Why forest owners should consider mixed forests or continuous cover forestry
Increased resilience to storms comes at the expense of private economic return, but forest owners of highly vulnerable land may profit from mixed forests and continuous cover forestry
- New study compares damage cost of storms in alternatively managed mixed forest plots to spruce-dominated ones
- The findings suggest that risk averse forest owners have incentives to adapt their management to mixed forests or continuous cover forestry
- Use of the concept of “insurance value” in economics is criticised, and “resilience value” is discussed as an alternative
A PERFECT STORM: Forest management and the sustainability of forestry is a hot potato in Sweden. One of the most controversial issues is whether the current model, which is focused on clear-cutting and spruce dominance, should be complemented with continuous cover management and mixed forests.
What will be most valuable for landowners and society at large? And how is this influenced when climate change and more frequent extreme weather events are added into the equation?
These issues are the focus of a study published in Scandinavian Journal of Forest Research. It compares the costs of storms in mixed forest plots to spruce-dominated ones.
The aim of our study was to analyse the potential trade-offs for the forest owner between private profitability and increased resilience to storm damage.
Thomas Hahn, first author
The study was carried out in collaboration with researchers from the Swedish University of Agricultural Sciences and the Technical University of Munich, Germany.
Mixed forests more profitable
The study focused on forests in Jönköping County, Southern Sweden. Simulations were based on the state of the forests in 2010 and then tested five different management and storm scenarios for 100 years into the future. As expected, increased resilience to storms came at the expense of private economic return.
On the most vulnerable forest stands, the results were reversed. Here, mixed forests with more broadleaves and continuous cover forestry were more profitable for the individual forest owner than business as usual, when storms were included in the equation.
The study also compared the situation in Sweden with Germany, where spruce-dominance and clear-cutting has been increasingly abandoned since the 1980s. This has resulted in improved recreational values and increased resilience to a range of different stresses and disturbances.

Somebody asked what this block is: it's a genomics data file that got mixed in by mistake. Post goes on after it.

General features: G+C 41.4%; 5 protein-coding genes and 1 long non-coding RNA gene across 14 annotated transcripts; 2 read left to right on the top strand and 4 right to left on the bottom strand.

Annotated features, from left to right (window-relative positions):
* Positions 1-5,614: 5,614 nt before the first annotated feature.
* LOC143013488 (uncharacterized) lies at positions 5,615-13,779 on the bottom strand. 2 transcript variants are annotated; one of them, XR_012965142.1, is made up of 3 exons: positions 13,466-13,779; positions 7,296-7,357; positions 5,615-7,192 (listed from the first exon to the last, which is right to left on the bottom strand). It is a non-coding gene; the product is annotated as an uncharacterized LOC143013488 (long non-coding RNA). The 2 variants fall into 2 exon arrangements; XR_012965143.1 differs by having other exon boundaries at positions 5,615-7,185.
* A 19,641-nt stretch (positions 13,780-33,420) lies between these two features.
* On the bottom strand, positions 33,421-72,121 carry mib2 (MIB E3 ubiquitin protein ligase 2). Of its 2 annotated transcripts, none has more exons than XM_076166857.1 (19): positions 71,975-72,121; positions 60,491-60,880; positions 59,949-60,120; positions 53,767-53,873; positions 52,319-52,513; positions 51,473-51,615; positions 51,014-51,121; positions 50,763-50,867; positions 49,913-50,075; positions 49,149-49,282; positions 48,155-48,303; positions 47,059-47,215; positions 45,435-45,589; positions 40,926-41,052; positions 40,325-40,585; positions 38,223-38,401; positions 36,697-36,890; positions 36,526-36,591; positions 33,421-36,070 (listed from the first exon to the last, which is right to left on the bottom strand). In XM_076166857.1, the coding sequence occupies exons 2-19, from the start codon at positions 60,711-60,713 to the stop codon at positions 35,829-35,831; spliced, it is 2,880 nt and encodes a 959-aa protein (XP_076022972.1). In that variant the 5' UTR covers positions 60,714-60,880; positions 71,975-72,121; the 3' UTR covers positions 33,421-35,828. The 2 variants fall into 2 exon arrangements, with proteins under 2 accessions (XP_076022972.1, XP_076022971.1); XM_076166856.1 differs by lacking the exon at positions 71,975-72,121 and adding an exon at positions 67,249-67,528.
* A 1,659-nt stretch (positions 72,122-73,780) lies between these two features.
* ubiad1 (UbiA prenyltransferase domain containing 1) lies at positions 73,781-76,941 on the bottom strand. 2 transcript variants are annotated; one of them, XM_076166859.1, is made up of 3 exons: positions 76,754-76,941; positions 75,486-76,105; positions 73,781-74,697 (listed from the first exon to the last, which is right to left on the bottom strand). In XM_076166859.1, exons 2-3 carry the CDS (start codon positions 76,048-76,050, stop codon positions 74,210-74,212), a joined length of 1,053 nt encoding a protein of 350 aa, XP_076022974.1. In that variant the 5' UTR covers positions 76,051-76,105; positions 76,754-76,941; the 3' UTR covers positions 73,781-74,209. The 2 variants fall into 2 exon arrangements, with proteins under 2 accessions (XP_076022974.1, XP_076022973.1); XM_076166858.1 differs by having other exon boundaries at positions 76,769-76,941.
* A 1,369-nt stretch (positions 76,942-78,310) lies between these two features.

Use of term misleading
In Sweden, however, the adoption of mixed-species and continuous cover forestry has been very slow, even though they are welcomed by the Swedish Forest Agency.
“Spruce and clear-cutting remain dominant in Sweden since the storm risk is generally ignored in the calculations of economic return,” says Hahn. The standard forestry planning tool, HEUREKA, was used for the simulations to facilitate the integration of storm in sector policies.
The study also criticises how the term “natural insurance value”, related to ecosystem resilience, has been reformulated in economics. By equating this term with the subjective value of risk reduction (which is zero for risk neutral persons), some economists have turned “natural insurance value” far away from the original ecological meaning, the authors conclude.
While the study and its simulations provide a pedagogic illustration of the need for resilience thinking in the forest sector, it only takes one disturbance, storm, into account.
To fully account for the general resilience value of forest ecosystems, more disturbances and more ecosystem services need to be addressed.
The study employed a monetary valuation, Net Present Value, and calculated the “resilience value”. This was defined as the expected risk reduction (reduced damage cost) for the private owner provided by an alternative management compared to the risk in Business As Usual (BAU). Since damage risk is typically smaller for Continuous Cover Forestry (CCF), this has a positive resilience value. However, the Net Present Value was smaller for CCF, also when storms were accounted for (Fig. 1, left below). But on the most storm sensitive plots, the NPV was larger for both CCF and for mixed forests, compared to BAU, when storms were factored in (Fig. 2, right below).
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